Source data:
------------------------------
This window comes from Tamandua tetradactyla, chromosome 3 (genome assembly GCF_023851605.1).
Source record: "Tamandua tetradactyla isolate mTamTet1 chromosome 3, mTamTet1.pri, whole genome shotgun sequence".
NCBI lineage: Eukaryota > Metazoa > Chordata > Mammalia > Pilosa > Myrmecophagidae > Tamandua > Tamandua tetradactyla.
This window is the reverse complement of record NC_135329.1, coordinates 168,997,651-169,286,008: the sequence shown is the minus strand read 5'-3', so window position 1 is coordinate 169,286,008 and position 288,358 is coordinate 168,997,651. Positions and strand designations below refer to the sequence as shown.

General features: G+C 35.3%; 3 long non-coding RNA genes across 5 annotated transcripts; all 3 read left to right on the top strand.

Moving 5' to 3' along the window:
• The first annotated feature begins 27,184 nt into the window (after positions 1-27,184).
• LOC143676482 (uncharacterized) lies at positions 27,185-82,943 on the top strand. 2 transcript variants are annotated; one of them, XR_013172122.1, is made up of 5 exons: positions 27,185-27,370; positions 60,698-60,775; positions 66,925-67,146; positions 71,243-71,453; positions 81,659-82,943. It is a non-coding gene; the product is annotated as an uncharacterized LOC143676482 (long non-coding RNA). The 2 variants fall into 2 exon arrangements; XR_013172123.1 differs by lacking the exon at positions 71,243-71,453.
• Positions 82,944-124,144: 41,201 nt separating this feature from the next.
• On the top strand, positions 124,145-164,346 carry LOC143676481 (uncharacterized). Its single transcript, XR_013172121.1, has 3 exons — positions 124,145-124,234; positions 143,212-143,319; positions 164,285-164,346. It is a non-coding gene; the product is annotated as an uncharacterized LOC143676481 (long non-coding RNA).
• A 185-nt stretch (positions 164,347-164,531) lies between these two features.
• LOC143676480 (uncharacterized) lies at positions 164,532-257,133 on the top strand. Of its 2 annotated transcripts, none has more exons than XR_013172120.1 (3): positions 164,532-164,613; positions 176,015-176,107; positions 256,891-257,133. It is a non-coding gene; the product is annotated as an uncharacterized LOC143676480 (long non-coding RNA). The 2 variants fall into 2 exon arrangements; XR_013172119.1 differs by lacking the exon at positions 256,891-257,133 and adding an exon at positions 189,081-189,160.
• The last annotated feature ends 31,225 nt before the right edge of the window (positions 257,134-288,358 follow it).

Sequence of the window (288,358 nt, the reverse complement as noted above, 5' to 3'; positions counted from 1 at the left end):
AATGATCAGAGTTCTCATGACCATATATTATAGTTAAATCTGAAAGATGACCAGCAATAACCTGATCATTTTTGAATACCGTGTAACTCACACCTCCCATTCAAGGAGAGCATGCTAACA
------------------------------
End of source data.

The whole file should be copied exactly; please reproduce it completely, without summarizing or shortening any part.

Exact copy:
This window comes from Tamandua tetradactyla, chromosome 3 (genome assembly GCF_023851605.1).
Source record: "Tamandua tetradactyla isolate mTamTet1 chromosome 3, mTamTet1.pri, whole genome shotgun sequence".
NCBI lineage: Eukaryota > Metazoa > Chordata > Mammalia > Pilosa > Myrmecophagidae > Tamandua > Tamandua tetradactyla.
This window is the reverse complement of record NC_135329.1, coordinates 168,997,651-169,286,008: the sequence shown is the minus strand read 5'-3', so window position 1 is coordinate 169,286,008 and position 288,358 is coordinate 168,997,651. Positions and strand designations below refer to the sequence as shown.

General features: G+C 35.3%; 3 long non-coding RNA genes across 5 annotated transcripts; all 3 read left to right on the top strand.

Moving 5' to 3' along the window:
• The first annotated feature begins 27,184 nt into the window (after positions 1-27,184).
• LOC143676482 (uncharacterized) lies at positions 27,185-82,943 on the top strand. 2 transcript variants are annotated; one of them, XR_013172122.1, is made up of 5 exons: positions 27,185-27,370; positions 60,698-60,775; positions 66,925-67,146; positions 71,243-71,453; positions 81,659-82,943. It is a non-coding gene; the product is annotated as an uncharacterized LOC143676482 (long non-coding RNA). The 2 variants fall into 2 exon arrangements; XR_013172123.1 differs by lacking the exon at positions 71,243-71,453.
• Positions 82,944-124,144: 41,201 nt separating this feature from the next.
• On the top strand, positions 124,145-164,346 carry LOC143676481 (uncharacterized). Its single transcript, XR_013172121.1, has 3 exons — positions 124,145-124,234; positions 143,212-143,319; positions 164,285-164,346. It is a non-coding gene; the product is annotated as an uncharacterized LOC143676481 (long non-coding RNA).
• A 185-nt stretch (positions 164,347-164,531) lies between these two features.
• LOC143676480 (uncharacterized) lies at positions 164,532-257,133 on the top strand. Of its 2 annotated transcripts, none has more exons than XR_013172120.1 (3): positions 164,532-164,613; positions 176,015-176,107; positions 256,891-257,133. It is a non-coding gene; the product is annotated as an uncharacterized LOC143676480 (long non-coding RNA). The 2 variants fall into 2 exon arrangements; XR_013172119.1 differs by lacking the exon at positions 256,891-257,133 and adding an exon at positions 189,081-189,160.
• The last annotated feature ends 31,225 nt before the right edge of the window (positions 257,134-288,358 follow it).

Sequence of the window (288,358 nt, the reverse complement as noted above, 5' to 3'; positions counted from 1 at the left end):
AATGATCAGAGTTCTCATGACCATATATTATAGTTAAATCTGAAAGATGACCAGCAATAACCTGATCATTTTTGAATACCGTGTAACTCACACCTCCCATTCAAGGAGAGCATGCTAACA